LONDON (Thomson Reuters Foundation) - The United Nations suspended all aid shipments into Syria on Tuesday after a deadly attack on a convoy carrying humanitarian supplies.
The Syrian Red Crescent said the head of one of its local offices and “around 20 civilians” were killed in the attack on Monday. Other death tolls differed.
The attack, described by rescue workers on the ground as an air strike, drew condemnation from much of the world.
Russia, however, presented a different explanation, saying it believed the convoy had not been struck from the air at all but had been destroyed by fire.
Here is some reaction from humanitarian organizations:
PETER MAURER, PRESIDENT, INTERNATIONAL COMMITTEE OF THE RED CROSS
From what we know of yesterday’s attack, there has been a flagrant violation of International Humanitarian Law (IHL), which is totally unacceptable. Failing to respect and protect humanitarian workers and structures might have serious repercussions on ongoing humanitarian operations in the country, hence depriving millions of people from aid essential to their survival.
We’re totally devastated by the deaths of so many people, including one of our colleagues, the director of our sub-branch, Omar Barakat. He was a committed and brave member of our family of staff and volunteers, working relentlessly to alleviate the suffering of the Syrian people. It is totally unacceptable that our staff and volunteers continue to pay such a high price because of the ongoing fighting.
TADATERU KONOÉ, PRESIDENT, INTERNATIONAL FEDERATION OF RED CROSS AND RED CRESCENT SOCIETIES (IFRC)
Today, the Red Cross and Red Crescent is in mourning. In solidarity with the Syrian Arab Red Crescent, we are calling on the international community to ensure the protection of humanitarian aid workers and volunteers. We are not part of this conflict.
THOMAS WHITE, NORWEGIAN REFUGEE COUNCIL’S SYRIA RESPONSE DIRECTOR
This is an attack against humanity. It is not ‘collateral damage’ and there is no excuse for this horrendous targeting of humanitarian aid and aid workers. They were unarmed civilians, humanitarians, putting their lives on the line to help fellow Syrians. It is unbelievable that this could happen to a regular humanitarian convoy, giving detailed information about where the convoy was heading, when, how many trucks and what they were carrying.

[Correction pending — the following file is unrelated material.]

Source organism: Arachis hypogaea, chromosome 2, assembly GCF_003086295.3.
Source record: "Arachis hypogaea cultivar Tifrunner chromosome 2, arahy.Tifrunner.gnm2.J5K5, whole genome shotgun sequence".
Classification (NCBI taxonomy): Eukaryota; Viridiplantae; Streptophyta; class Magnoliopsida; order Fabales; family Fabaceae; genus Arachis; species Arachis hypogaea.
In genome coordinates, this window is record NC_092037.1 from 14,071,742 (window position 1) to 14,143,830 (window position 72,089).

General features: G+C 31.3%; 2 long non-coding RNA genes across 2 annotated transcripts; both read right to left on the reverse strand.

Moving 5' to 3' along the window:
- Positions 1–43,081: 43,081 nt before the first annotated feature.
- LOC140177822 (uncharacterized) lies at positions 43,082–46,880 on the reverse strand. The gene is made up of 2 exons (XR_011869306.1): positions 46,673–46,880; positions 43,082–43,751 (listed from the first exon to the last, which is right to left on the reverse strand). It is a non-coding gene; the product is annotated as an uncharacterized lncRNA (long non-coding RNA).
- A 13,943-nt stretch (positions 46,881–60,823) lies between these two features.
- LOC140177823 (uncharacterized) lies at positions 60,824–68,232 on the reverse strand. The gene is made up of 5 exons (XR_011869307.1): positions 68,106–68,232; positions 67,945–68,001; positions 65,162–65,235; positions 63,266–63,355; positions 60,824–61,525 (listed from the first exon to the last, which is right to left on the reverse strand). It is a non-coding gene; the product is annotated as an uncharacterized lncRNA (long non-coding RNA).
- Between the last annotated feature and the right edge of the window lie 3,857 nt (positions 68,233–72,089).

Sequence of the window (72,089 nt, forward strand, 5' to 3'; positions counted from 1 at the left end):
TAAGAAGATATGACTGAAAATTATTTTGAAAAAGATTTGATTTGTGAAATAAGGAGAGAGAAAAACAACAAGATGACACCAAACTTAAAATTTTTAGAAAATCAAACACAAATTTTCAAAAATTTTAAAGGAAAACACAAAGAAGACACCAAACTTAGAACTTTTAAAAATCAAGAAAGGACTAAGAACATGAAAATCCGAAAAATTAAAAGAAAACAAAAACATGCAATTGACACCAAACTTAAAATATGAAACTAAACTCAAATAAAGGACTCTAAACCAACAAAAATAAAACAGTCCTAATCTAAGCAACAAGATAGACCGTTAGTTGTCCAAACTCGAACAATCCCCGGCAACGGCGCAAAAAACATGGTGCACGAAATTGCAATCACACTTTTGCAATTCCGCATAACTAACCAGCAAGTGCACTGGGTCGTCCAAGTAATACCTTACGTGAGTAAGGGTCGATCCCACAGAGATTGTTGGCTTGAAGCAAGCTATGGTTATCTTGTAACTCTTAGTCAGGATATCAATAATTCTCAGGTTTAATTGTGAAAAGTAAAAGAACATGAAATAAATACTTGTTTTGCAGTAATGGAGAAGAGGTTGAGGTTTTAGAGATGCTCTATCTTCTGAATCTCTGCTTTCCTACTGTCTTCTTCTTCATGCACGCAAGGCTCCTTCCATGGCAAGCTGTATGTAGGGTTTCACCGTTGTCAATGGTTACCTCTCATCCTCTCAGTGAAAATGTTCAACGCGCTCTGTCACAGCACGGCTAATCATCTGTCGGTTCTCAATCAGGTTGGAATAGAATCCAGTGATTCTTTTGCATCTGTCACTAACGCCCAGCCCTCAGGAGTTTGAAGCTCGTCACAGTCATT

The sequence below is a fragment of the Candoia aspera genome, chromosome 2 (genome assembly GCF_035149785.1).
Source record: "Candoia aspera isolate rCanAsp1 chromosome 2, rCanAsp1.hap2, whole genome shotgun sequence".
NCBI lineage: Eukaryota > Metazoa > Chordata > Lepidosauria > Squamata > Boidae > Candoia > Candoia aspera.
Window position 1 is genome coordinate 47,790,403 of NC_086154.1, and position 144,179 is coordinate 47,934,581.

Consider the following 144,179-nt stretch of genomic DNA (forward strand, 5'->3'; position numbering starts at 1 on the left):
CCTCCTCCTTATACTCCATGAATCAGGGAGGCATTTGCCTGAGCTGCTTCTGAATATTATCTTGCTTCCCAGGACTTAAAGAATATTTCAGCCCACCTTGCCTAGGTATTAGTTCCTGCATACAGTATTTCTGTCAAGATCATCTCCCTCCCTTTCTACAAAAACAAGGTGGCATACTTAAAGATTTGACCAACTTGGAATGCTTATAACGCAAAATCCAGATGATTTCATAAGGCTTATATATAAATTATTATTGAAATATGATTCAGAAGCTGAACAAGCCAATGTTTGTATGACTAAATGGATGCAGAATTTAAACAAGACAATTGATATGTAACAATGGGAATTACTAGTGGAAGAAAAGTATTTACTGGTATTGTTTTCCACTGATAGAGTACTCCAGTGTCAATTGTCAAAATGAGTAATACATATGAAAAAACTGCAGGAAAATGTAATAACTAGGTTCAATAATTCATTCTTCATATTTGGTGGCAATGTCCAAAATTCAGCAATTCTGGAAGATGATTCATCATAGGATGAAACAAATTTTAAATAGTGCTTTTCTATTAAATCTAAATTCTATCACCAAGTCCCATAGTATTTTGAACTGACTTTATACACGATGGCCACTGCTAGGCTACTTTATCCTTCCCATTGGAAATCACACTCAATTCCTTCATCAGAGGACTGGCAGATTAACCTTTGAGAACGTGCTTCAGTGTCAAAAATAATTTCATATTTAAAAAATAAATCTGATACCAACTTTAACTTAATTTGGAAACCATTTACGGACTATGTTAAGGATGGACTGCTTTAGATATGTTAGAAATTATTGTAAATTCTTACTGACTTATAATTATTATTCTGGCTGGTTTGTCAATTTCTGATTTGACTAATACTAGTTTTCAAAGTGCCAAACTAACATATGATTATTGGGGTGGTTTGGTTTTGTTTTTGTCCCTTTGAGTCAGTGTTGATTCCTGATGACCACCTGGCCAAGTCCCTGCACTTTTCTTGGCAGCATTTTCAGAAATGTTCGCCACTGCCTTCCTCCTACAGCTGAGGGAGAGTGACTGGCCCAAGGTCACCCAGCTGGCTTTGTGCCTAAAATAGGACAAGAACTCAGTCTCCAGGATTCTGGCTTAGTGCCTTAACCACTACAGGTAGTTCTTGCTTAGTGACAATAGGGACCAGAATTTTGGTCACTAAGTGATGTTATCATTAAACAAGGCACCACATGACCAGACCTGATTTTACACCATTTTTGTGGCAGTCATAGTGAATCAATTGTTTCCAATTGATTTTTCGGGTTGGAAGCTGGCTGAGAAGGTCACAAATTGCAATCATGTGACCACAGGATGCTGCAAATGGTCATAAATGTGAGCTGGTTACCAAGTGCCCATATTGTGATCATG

Besides the catastrophic loss of life of our humanitarian colleagues, this means many more Syrians will be denied the lifesaving aid they have been desperately needing for months on end.
Medecins Sans Frontieres (MSF) is deeply shocked by the 19 September attack (… ) MSF strongly denounces this attack, another example of the continuous disregard for the basic rules of war in the Syrian conflict, and demands that all warring parties involved in the conflict in Syria respect humanitarian workers and civilians, health facilities and civilian infrastructures.
We demand that the major international powers involved in this conflict assume their responsibilities and take more concrete steps to put an end to all attacks against civilian infrastructure, including medical facilities and aid convoys.
The death of those who are trying to bring hope to a country which has known little more than conflict, violence and hunger for six years is yet another act of barbarity. The result is that more people in Syria will now go without the lifesaving support they need. We will only solve this humanitarian crisis if a lasting solution to the conflict can be found.
Reporting by Pietro Lombardi; Please credit the Thomson Reuters Foundation, the charitable arm of Thomson Reuters, that covers humanitarian news, women's rights, trafficking, corruption and climate change. Visit news.trust.org